There are plenty of topics the current top three players in the Official World Golf Ranking -- Lee Westwood, Martin Kaymer and Tiger Woods -- might discuss during their opening 36 holes together at the Dubai Desert Classic.
Such as recent results. The trio has totaled six victories in the past 12 months, but four of those have come from Kaymer, including the recent Abu Dhabi Championship. Westwood and Woods, on the other hand, have combined for finishes of T-44, T-64 and MC so far this season.
Or maybe major championships. Woods remains stuck on 14 for his career and Kaymer won the most recent one, but Westwood is one of four players to have reached the top spot in the rankings without first claiming a major. The other three each did so within two years.
Or even the OWGR itself. In this week's edition of "As the World [Ranking] Turns," it's worth noting that Kaymer can ascend to No. 1 with a victory, but Woods can only climb as high as No. 2. Meanwhile, the latter joins Phil Mickelson as the only non-European players currently inside the top seven on the list.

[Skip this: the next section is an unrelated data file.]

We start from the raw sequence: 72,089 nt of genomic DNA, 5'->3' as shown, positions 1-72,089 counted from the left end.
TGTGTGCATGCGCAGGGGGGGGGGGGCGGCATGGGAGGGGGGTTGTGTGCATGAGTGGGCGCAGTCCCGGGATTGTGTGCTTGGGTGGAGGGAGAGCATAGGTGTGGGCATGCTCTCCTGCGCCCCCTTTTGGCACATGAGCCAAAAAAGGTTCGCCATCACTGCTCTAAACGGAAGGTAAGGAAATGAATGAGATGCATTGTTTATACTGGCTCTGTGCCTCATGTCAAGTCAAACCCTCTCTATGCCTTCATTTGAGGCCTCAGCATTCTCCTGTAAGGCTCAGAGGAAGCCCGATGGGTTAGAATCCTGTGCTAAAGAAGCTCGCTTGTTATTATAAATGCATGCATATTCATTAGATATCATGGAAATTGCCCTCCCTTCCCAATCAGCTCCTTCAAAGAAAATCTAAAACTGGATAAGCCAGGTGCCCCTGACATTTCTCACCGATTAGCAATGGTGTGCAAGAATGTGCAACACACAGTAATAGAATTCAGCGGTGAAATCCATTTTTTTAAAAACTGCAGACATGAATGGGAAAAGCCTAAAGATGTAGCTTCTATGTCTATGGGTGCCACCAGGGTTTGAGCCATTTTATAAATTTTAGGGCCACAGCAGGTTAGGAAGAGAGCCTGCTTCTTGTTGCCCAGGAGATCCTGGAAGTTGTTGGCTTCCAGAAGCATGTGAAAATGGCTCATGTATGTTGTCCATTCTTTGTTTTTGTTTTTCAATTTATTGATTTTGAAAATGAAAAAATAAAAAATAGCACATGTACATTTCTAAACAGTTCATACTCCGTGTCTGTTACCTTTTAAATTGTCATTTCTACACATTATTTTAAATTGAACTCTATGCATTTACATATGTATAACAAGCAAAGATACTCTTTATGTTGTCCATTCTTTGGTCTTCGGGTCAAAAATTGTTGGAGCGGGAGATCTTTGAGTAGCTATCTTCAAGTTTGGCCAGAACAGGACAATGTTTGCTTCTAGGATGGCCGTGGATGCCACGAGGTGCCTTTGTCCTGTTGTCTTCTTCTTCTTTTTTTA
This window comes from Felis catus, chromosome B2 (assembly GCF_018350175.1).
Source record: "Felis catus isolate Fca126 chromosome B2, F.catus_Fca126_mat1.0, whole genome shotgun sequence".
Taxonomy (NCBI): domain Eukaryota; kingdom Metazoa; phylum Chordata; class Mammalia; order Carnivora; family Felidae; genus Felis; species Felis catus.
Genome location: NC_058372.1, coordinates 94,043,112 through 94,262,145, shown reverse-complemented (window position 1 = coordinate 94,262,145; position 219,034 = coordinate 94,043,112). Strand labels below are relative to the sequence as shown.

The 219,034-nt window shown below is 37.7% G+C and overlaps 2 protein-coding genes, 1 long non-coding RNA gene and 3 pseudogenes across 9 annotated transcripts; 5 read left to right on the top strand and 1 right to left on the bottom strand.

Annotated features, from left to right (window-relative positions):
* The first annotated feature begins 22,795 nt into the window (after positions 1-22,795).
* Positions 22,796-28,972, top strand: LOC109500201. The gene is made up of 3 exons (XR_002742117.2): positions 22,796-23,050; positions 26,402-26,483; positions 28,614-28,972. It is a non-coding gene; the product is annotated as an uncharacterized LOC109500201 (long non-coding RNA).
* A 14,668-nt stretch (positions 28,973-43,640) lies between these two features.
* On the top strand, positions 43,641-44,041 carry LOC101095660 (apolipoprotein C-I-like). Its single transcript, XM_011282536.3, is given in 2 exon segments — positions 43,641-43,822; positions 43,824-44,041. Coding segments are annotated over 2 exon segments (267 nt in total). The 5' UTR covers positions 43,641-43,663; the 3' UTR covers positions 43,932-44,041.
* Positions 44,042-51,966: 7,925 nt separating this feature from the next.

Or -- ahem -- failed business ventures. Note to Westwood and Kaymer: If Woods starts talking about a "great investment opportunity in Dubai," just nod your head politely.
Chances are, though, each player will simply be concentrating on his own game for the first two rounds, trying to outduel his fellow superstars. While none of the three will fess up publicly to wanting to prove himself in this ultimate litmus test, they all know the eyes of the world will be focused directly on their threesome.
Not that they'll admit to having any extra motivation.
"I think we shouldn't really see it as a rivalry," Kaymer said Tuesday. "We are out here to have fun and play good golf and show the people that we do our job with passion and love. It's not about winning or losing in the end of the day. It's about challenging each other and having fun."
If the grouping will be fun for the players, it should be downright enthralling for fans, who will get an opportunity to watch the world's three top-ranked players in the same threesome for the first time since Woods drew Mickelson and Adam Scott during the early rounds of the 2008 U.S. Open.
Already this season the PGA Tour has revised a long-standing policy and attempted to produce a handful of "featured groups" at its tournaments. It's nice to see the European Tour -- which never alluded to any such rule -- also see the benefit of creating attractive groups for on-course observers and television viewers.
And there isn't a more intriguing one right now than the Westwood-Kaymer-Woods group we'll see in Dubai for the opening two rounds.
Jason Sobel is a golf writer for ESPN.com. He can be reached at Jason.Sobel@espn.com.